Two decades ago, when the two of us were in primary school, the World Trade Organization (WTO) began negotiating an agreement to curb harmful fisheries subsidies—the payments that give industrial and small-scale fishers alike an incentive to increase fishing beyond sustainable levels. For many years, government leaders—relying on anecdotal evidence from their constituents—had a general sense that a WTO move to curb these subsidies would increase vulnerable fish stocks. Unfortunately, they had little evidence to back up this belief. But now they do. Thanks to technological advances over the past two decades, reliable scientific data shows that a WTO deal to end destructive fisheries subsidies could reduce overfishing and help threatened fish populations recover. A few weeks remain before the WTO’s 12th Ministerial Conference (MC12), where an agreement could be reached. It’s an opportunity that shouldn’t go to waste.
As policy experts and Millennial scientists, we and our colleagues have conducted research showing a deal’s potential impact on marine life. A bioeconomic model developed by the Environmental Markets Lab at the University of California, Santa Barbara, reveals that the most ambitious WTO-led subsidy reform—one that removes all harmful subsidies—could result in a 12.5% fish biomass increase by 2050. That means as much as 35 million metric tons of fish—and possibly more—in the sea, almost four times North America’s fish consumption in 2017 (the most recent year for which reliable data is available).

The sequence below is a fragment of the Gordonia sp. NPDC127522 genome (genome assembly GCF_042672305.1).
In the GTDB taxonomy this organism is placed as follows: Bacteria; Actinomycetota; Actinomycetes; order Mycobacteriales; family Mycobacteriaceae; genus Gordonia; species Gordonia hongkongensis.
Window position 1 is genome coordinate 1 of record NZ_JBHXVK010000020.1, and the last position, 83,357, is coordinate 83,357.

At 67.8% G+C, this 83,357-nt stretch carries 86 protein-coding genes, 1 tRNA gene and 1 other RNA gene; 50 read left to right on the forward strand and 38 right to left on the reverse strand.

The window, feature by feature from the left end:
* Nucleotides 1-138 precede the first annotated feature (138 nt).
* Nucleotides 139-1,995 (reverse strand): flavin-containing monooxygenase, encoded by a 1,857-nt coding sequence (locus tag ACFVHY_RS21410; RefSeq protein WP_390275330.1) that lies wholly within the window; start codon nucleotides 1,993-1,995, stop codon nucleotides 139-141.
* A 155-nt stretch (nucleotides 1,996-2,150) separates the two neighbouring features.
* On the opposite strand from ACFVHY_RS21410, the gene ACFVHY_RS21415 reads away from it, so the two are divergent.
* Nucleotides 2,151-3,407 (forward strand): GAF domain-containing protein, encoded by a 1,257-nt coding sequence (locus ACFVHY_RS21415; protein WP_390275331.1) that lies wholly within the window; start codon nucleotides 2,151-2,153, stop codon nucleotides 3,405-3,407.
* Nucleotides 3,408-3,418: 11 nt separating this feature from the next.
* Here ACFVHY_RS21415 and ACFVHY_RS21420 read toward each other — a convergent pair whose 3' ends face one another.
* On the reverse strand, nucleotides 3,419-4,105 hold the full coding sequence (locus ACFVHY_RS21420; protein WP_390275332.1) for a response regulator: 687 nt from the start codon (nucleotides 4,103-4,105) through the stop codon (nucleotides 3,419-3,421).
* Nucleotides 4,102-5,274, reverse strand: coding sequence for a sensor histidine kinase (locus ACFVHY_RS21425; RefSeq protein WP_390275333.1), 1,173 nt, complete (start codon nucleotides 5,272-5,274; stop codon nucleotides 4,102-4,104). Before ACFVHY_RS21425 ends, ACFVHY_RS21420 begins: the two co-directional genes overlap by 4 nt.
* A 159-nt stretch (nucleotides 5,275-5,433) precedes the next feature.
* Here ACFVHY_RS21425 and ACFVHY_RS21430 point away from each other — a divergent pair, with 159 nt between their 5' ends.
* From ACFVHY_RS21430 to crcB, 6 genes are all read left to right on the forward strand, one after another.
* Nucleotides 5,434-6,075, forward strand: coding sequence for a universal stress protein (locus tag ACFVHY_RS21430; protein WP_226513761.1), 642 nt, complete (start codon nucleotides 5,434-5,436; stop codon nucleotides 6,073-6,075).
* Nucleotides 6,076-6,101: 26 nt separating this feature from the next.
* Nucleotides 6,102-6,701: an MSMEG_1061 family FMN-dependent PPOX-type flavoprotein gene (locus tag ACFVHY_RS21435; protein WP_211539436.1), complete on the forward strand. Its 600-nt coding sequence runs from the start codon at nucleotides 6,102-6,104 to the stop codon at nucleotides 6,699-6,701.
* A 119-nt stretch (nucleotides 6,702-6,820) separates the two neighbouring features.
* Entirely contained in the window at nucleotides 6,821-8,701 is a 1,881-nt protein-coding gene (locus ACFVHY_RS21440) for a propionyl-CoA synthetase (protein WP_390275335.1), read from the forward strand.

Although the current draft of the negotiating text is unlikely to get to this ambitious outcome, scientific advances, such as the SubsidyExplorer online tool, have allowed policymakers to compare the impact of the various proposals under consideration so they can shape a final WTO agreement that boosts fish populations to the greatest extent possible. This tool, which did not exist when negotiations began in 2001, relies on the latest data, including from organizations such as Global Fishing Watch, and provides long-term forecasts of each WTO policy reform scenario.
The SubsidyExplorer is one of several innovations that can help governments reduce subsidies and rebuild fish populations. Others include Global Fishing Watch’s database, which uses new satellite technology and machine learning to monitor fishing at sea. The University of British Columbia’s Fisheries Economics Research Unit has also built a global database of subsidy figures reported in government expenditure records and of estimates created by models. And advancements in open-source programming and software development have helped create interactive online data visualizations that, in turn, can help inform policymakers.